A new study by MIT has found that climate change could affect the colour of the ocean, intensifying its blue and green regions.
Climate change is causing significant changes to phytoplankton in the world’s oceans, and a new study finds this will cause a shift of colour in the Earth’s oceans.
The study, published in the journal Nature Communications, used a global model that stimulates the growth and interaction of different species of phytoplankton and how the mix of species in various locations will change as temperatures rise around the world.
A study by the University of Oxford found the ocean has absorbed more than 90 per cent of the heat gained by the planet between 1971 and 2010.
This change in heat will mean that there will be less phytoplankton in waters in the decades to come. As a result, the researchers found that by 2100, more than 50 per cent of the world’s oceans will shift in colour.
The researchers believe that the North Atlantic will be one of the first places to show the change, followed by locations in the Southern Ocean.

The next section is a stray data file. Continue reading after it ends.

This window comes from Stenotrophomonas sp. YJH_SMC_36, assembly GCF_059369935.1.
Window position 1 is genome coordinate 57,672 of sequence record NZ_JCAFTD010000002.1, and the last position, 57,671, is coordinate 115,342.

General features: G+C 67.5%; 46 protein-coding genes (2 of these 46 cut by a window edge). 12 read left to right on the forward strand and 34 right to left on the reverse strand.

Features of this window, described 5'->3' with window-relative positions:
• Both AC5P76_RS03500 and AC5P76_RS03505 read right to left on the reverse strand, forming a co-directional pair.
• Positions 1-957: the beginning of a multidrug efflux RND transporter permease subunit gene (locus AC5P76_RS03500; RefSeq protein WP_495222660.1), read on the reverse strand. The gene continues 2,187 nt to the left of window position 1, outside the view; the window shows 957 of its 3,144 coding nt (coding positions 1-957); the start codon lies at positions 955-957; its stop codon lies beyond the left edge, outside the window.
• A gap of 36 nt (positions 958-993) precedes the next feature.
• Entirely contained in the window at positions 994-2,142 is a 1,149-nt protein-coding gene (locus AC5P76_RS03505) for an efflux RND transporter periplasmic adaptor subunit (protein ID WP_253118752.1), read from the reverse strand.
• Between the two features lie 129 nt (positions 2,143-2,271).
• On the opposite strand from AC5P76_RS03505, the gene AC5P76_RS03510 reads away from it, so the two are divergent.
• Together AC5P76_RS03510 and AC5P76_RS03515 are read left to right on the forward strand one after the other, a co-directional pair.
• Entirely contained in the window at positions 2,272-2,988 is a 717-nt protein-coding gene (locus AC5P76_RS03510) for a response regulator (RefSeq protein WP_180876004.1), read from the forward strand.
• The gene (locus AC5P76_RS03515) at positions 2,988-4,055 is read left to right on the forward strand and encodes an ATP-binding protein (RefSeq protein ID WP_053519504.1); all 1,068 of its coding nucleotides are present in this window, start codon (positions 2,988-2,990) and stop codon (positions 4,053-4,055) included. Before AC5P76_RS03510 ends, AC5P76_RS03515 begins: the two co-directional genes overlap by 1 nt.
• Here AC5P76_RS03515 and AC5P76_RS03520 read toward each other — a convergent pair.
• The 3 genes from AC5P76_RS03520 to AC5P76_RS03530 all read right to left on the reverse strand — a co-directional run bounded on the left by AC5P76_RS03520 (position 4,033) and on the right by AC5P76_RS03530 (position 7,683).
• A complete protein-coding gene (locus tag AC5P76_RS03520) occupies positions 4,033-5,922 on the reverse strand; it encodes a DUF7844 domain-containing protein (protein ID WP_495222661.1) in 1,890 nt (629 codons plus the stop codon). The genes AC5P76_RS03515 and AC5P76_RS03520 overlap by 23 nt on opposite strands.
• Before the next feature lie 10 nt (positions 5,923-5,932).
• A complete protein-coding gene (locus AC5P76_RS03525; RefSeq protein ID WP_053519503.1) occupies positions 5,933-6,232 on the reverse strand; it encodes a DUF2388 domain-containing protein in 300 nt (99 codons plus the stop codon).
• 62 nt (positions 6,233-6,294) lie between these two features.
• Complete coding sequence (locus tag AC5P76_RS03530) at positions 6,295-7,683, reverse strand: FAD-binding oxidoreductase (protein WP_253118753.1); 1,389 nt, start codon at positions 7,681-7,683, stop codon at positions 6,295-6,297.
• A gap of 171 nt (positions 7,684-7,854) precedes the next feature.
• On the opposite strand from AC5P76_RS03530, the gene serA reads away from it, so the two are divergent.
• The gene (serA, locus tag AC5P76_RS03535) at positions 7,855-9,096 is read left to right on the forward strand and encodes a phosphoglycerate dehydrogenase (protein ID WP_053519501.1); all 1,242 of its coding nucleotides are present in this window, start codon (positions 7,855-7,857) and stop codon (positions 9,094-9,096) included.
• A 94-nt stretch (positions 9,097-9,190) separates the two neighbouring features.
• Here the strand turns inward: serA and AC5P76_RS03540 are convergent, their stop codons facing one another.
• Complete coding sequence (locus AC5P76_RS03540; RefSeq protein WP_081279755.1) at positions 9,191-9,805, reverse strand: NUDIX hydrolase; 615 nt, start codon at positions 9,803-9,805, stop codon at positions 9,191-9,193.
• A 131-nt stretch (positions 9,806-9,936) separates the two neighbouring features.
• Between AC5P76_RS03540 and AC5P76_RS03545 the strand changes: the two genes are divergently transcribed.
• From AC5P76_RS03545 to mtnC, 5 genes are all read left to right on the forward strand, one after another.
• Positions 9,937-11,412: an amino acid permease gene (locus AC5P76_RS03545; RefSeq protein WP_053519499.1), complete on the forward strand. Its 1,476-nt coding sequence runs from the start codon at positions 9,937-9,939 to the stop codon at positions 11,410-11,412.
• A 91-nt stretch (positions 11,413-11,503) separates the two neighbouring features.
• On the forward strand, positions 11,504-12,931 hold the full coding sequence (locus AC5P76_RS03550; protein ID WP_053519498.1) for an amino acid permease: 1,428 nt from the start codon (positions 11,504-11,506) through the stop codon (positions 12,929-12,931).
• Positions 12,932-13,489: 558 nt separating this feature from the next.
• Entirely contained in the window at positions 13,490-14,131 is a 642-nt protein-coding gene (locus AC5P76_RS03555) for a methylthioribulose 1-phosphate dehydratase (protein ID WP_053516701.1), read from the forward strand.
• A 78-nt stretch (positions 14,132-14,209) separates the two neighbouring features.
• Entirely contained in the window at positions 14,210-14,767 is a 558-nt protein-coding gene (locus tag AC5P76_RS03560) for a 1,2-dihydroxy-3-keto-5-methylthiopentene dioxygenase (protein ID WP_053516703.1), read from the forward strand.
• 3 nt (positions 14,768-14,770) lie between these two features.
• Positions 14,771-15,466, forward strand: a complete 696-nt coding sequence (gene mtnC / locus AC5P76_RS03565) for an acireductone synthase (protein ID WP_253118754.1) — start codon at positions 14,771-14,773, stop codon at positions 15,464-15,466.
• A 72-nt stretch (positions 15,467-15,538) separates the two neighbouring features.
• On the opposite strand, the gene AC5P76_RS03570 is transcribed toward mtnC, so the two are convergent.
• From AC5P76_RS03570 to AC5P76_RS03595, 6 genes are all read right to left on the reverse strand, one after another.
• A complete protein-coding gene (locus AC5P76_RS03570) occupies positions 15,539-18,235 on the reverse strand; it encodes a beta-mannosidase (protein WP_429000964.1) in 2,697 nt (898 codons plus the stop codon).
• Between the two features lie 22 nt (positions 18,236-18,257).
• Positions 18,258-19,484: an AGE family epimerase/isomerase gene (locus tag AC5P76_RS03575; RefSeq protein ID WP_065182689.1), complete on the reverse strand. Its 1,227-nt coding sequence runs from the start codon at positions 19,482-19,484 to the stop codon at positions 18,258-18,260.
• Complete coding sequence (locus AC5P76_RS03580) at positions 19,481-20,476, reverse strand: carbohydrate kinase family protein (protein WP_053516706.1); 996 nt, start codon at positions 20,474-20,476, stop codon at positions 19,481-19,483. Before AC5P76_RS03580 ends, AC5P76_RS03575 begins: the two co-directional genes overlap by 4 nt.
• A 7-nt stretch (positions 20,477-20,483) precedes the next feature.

Stephanie Dutkiewicz, a principal research scientist at MIT’s Department of Earth, Atmospheric, and Planetary Sciences and lead author, said: “The model suggests the changes won’t appear huge to the naked eye, and the ocean will still look like it has blue regions in the subtropics and greener regions near the equator and poles. That basic pattern will still be there.”
The shift in phytoplankton in the oceans could cause much bigger problems to the environment than just changing the colour. Phytoplankton regulate key chemical biochemical processes such as export of carbon to the deep ocean.
Stephanie Dutkiewicz added: “There will be a noticeable difference in the colour of 50 percent of the ocean by the end of the 21st century. It could be potentially quite serious. Different types of phytoplankton absorb light differently, and if climate change shifts one community of phytoplankton to another, that will also change the types of food webs they can support. “
This follows a report that found that warming oceans will result in sea levels rising by 30 cm by the end of the century.